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Saturday, August 15, 2009

The gathering storm

Just when Cameron thought he had got away with it another Tory MEP has waded in to back Daniel Hannan in his rather appalling views of the National Health Service.

This time it is Roger Helmer, who told the BBC: "Now we all love the NHS, but I think we all know in our hearts that it is no longer the envy of the world. If the Americans came to me and said, 'Would you recommend us taking up a system just like the British NHS?', I think I would have to say 'No'."

The question we now have to ask is how representative these two MEPs are of the Conservative Party at large? Is Cameron struggling to keep the lid on a bigger right wing revolt against the new cuddly Tory image?

Have these two men opened a door for Gordon Brown to stage a comeback and begin to claw back the Tory lead? Or is this just summer madness that will be forgotten by the time we get to Conference season?

If the voters do decide to punish Cameron for Hannan then Gordon Brown will need to perform above and beyond anybody's expectations to consolidate that advantage at Labour Conference. It is a big ask but not beyond the realms of possibility. Maybe the next General Election is not a foregone conclusion after all. Let us hope so. A Tory landslide would be a disaster for this country.
Do you actually know or care that Hannan and Helmer do not want to abolish universal healthcare?
If I knew, I'd care, but as what we've had so far is several thousand pages of vitriol followed by a tiny disclaimer, "This vitriol is entirely fictitious and any resemblance to my actual opinion is entirely coincidental" I think I'll stick with the conclusion that on the basis of the evidence I don't know that to be true.
So the 'evil market based' private insurance systems in Europe are fiction?

The evidence shows the more free market the healthcare system, the better the care is.
Tell that to the 46 million Americans, or 18 percent of the population under the age of 65, who are without health insurance.

Oh so predictable fallacies.
'What we see in the US is the combination of the worst parts of the private and public approaches to healthcare all bundled into one, but at the risk of making the point too obviously, its existence is no more an argument against private healthcare than it is against socialized healthcare.'

And yet leading Tories want to impose this on Britain!
Do we? I'd actually read some of Hannan's work, and perhaps my other posts on healthcare before saying that.
I think it is fair to say that if you actually read my posts rather than assume what they are saying then you will see that I am commenting on the political fall-out not on Hannan's views.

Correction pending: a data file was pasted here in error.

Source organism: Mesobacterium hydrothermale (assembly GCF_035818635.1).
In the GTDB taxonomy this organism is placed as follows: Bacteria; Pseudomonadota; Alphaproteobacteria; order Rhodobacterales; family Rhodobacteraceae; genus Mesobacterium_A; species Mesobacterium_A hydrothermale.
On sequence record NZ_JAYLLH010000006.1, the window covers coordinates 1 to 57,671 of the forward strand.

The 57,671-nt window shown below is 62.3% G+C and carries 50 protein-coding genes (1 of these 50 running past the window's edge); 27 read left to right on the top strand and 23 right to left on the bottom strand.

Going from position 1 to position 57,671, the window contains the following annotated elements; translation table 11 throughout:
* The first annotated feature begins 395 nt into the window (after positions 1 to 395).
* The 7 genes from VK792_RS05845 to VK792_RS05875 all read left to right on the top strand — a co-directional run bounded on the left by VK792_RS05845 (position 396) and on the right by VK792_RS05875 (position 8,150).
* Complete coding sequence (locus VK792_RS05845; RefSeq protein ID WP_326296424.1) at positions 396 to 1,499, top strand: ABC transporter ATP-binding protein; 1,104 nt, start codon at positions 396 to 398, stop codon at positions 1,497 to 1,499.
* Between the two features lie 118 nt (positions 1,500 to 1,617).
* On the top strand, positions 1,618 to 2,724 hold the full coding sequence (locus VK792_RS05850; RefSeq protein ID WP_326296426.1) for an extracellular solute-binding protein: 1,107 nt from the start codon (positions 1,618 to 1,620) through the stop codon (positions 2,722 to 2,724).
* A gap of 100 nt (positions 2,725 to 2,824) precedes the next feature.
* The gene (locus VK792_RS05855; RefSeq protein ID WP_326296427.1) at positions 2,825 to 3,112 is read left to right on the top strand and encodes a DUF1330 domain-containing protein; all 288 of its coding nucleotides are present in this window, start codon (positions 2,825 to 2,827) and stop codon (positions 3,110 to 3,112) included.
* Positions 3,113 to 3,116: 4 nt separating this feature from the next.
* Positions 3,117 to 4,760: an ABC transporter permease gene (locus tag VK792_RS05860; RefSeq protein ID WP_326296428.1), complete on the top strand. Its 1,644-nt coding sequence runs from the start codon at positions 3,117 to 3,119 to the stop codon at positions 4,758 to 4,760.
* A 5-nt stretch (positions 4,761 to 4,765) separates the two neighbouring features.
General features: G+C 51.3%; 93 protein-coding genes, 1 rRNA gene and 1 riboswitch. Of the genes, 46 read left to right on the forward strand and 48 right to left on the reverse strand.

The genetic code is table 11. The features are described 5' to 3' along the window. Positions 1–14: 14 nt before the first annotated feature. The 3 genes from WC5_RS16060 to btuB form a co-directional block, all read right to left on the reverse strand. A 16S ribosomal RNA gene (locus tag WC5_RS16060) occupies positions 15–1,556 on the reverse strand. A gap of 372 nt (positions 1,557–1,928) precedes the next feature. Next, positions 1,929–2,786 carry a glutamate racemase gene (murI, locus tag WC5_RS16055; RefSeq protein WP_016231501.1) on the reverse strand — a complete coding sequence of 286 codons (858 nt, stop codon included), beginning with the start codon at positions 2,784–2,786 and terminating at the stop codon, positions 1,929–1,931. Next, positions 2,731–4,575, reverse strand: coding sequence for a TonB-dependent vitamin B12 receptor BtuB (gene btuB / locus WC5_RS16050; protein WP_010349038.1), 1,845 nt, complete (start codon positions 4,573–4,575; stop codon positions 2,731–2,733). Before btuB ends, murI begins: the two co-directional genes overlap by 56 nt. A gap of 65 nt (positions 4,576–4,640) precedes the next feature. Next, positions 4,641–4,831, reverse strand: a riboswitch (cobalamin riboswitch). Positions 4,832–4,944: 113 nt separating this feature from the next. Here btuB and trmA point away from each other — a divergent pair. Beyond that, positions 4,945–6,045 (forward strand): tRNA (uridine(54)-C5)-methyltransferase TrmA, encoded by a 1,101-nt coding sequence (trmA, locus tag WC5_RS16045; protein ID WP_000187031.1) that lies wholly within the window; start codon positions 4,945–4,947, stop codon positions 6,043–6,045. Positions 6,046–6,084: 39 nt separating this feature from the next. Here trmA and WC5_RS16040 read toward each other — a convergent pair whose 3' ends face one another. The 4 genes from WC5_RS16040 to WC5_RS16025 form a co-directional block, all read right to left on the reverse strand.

Actually, why not encourage the 17 year old Mr Byrne to go to the states to explain to some of the 46m who have no access to health-care just how much better the free-market system there is?
So, let's follow this through, Peter. If someone from another country (no, not England, a 'foreign' country) said to you: "Is the NHS the envy of the world and would you recommend us taking up a system just like the British NHS?" you would reply, unequivocally "Yes it is and yes you should."?

Well? Would you? Yes or no, please.
Thanks for the quick response and the clarity. Is it not, then,puzzling that no other nation - none, zip, nil, zero, nada, zilch - has chosen to 'do it' the NHS way, in the past or recently. Why - if the NHS is so envied and so clearly wonderful -do you think that is?

It is beyond denying that the NHS has many wonderful and devoted staff and that many people have wonderful NHS experiences. Contrariwise,there are many cynical shirkers - I have direct experience of them - in the NHS and many in its care die through lack of basic hygiene. So its not a terrible service but nor is it beyond criticism and all this (actually unimpressive in numbers) Twattering about "loving" the NHS stifles and obscures sensible debates that mature political people and parties should be having about how we do healthcare in a society in which we have moved on in every other respect from the way in which services were provided 70 years ago. You don't have to be a Tory to think that.
Not so quick to address my reply this time? Here is some further reading from an Independent journalist (no Tory he) who - like me - has real experience of the NHS in a non-life-or-death situation (it's good at those).

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